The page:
So what is the Great Barrier Reef like? Awesome. I have never seen anything like that coral, all fans and coils and spaghetti and branches in colors like orange and green and blue, waving in the water like plants. The fish were spectacular—all the usual suspects from Finding Nemo, and a few more. I've never experienced anything like it. I had expected to be afraid of things I saw, like eels and sharks and rays and barracuda, but I never saw anything large except for a couple of giant clams. I have a feeling the Cay was chosen because it is so safe.

Speaking of the Cay, I was bummed that I couldn't walk the perimeter. I had envisioned being able to brag that I'd walked around an entire island (and believe me, it wouldn't have taken long) but a small section of beach was cordoned off and we all had to stay in there. This is nominally because of the nesting sea birds, but I have a feeling it's also because of the inconvenience of people wandering off and drowning on the other side, out of supervision. It would be hard to watch both sides at once. But it was very beautiful, if noisy from all the avian screaming, and didn't feel crowded.

The lunch was very good and various (David couldn't eat a bite, and when I forced him to take a piece of dry bread, he nibbled it lying down) and quickly we were scurrying to our semi-submersible tour. If you've never taken one, it's like a submarine where most of the vessel stays above water, but with plank seats and big windows beneath the water. It was less than 30 minutes, but just about every second was suffused in wonders. I didn't know where to look first. We even saw a sea turtle!

On the boat home, I was worried about David, and in no mood for the jaunty sing-a-long and free glass of champagne. David mostly napped, and Jarrah was off with a crowd of kids (at one point I saw her toasting her raspberry cordial with a huge family, and had to giggle at the strange way she ingratiates herself with strangers) so I was lonely and bored. I was dreading the long drive back to Palm Cove, and it was horrid as expected, crowded and slow and loud. Four hours of boat travel and more than two on a bus in one 11 hour day is not my thing, and it's the first excursion that didn't seem pretty much perfect for that reason. But seeing the reef close up? A-mazing. Next time we'll find a way to do it without so much schlepping.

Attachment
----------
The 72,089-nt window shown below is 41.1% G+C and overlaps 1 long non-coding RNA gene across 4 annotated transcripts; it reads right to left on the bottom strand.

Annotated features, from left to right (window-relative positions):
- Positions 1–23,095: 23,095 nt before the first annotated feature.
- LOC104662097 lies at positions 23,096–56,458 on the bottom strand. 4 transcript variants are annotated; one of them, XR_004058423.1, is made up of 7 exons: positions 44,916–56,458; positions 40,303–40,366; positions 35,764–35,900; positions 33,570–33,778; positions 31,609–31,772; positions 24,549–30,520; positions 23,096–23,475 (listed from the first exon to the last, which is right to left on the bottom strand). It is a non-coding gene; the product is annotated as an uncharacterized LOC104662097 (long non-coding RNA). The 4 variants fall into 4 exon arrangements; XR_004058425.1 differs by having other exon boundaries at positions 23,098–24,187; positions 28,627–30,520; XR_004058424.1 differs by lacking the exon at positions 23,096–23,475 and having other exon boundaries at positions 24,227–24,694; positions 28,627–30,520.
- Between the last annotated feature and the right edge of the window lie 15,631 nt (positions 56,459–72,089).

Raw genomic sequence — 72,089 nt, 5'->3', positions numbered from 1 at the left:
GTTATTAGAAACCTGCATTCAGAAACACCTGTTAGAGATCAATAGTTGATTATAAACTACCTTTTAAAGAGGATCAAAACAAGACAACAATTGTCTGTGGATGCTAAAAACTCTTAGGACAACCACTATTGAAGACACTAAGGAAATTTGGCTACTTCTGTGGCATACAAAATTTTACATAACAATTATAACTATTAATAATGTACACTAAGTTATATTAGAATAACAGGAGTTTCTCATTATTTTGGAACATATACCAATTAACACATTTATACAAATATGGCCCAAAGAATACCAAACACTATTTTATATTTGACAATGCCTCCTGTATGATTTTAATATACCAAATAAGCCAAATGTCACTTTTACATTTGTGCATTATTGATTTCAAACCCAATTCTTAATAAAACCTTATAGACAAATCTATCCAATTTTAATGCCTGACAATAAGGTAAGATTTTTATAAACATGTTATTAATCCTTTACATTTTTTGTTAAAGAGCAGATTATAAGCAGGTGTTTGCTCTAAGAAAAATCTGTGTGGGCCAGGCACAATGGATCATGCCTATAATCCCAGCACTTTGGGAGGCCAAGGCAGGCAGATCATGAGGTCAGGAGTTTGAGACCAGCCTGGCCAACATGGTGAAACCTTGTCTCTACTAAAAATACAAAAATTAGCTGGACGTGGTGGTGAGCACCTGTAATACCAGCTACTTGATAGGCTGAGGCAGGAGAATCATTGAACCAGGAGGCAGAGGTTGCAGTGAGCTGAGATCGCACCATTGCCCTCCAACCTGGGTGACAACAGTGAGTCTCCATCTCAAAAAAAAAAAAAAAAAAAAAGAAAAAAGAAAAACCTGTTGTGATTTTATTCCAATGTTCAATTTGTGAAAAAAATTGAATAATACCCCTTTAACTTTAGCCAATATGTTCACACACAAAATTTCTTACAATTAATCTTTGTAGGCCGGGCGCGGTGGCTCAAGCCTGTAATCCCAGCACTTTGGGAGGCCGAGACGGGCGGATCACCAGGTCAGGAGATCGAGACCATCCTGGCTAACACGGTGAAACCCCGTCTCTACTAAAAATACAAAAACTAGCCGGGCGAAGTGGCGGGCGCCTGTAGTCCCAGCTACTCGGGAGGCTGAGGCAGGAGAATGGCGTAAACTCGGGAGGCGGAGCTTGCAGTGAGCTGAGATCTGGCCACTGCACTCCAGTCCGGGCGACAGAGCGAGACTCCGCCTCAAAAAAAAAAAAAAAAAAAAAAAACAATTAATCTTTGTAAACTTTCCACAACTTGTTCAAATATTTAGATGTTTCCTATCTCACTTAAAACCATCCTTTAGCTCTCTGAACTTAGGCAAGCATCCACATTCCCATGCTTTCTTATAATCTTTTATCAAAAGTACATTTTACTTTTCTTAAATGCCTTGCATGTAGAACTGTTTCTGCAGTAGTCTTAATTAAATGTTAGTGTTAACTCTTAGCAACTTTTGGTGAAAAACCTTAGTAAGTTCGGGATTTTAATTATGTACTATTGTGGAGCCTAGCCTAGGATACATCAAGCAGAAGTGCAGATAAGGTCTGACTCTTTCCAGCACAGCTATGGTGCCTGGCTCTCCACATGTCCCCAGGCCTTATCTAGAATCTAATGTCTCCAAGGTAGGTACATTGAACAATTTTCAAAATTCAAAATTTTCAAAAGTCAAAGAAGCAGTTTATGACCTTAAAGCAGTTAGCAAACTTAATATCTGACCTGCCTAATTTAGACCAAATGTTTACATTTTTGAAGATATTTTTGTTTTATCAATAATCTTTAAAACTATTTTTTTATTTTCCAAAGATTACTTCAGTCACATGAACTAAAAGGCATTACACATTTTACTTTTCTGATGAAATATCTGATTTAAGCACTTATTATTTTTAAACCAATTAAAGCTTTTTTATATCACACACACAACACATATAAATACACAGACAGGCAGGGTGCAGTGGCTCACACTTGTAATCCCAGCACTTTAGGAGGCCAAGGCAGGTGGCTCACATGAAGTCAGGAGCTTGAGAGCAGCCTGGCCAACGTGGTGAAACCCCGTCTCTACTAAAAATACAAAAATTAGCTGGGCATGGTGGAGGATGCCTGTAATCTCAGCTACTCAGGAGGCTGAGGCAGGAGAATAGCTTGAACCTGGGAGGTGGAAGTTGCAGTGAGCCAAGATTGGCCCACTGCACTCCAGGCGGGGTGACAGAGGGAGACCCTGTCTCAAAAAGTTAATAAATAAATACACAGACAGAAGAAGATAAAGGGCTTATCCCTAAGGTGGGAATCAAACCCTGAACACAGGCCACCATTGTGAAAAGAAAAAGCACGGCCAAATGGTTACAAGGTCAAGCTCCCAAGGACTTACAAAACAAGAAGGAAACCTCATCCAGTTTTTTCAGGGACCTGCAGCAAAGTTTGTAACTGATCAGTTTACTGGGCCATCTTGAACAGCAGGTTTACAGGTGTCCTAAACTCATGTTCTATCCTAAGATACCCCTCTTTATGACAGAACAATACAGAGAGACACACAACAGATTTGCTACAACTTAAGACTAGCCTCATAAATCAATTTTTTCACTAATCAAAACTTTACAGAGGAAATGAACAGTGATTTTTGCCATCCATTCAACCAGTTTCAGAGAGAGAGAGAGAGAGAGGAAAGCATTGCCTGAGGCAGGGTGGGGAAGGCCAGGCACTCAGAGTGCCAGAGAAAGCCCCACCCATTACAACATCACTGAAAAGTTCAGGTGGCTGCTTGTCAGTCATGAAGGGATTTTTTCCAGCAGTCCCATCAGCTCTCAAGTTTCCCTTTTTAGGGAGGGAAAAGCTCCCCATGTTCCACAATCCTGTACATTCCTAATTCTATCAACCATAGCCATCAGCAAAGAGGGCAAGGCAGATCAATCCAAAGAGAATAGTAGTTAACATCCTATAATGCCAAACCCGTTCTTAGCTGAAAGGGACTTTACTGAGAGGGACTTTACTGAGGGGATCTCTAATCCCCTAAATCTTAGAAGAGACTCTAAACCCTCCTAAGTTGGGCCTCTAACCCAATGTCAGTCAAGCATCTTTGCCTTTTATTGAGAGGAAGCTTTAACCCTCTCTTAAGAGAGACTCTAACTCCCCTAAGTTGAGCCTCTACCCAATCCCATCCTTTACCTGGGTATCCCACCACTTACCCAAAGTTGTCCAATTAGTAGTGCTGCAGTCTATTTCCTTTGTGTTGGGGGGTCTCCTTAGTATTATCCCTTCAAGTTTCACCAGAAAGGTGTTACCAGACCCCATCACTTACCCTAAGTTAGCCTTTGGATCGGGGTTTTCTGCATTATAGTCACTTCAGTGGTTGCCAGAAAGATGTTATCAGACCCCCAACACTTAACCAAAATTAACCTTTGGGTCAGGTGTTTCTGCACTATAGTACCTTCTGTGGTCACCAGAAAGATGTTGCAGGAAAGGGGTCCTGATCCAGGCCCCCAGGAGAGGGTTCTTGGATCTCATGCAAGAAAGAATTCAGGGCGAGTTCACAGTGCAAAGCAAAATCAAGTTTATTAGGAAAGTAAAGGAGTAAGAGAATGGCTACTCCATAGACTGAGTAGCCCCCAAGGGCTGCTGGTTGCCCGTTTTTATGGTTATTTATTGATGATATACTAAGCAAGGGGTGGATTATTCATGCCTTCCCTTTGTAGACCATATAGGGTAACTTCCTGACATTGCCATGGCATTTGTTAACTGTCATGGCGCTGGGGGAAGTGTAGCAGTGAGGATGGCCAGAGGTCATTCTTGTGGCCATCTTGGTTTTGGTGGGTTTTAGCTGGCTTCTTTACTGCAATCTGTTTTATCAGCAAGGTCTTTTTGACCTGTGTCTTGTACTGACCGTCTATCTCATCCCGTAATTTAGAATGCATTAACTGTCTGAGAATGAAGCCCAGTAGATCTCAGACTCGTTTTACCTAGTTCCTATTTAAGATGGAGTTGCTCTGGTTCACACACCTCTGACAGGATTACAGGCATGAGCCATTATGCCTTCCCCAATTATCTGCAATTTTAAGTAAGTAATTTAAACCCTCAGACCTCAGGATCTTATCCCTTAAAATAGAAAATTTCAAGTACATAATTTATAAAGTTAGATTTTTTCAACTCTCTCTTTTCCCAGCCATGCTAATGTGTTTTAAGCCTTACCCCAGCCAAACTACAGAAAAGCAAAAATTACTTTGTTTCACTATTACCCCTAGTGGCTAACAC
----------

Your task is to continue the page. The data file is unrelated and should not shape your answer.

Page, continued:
Jen said...

Wow, I am so jealous that you saw the Great Barrier Reef! Some day Jarrah is going to be kicking herself about the snorkeling thing. :-) I guess you'll just have to go back. These are great posts--I'm catching up on lots of them today! I am SOOO sorry David is sick and I hope hope hope that Jarrah's illness was a one-off thing. And I hope that you remain healthy. Fingers crossed. What an amazing trip this is! xoxo

LunaMoonbeam said...

Oh, poor David!!!!! :-(

Mary said...

Poor David!

What a place to be ill.

I am catching up on the blog today, too.

Can't wait to see you guys!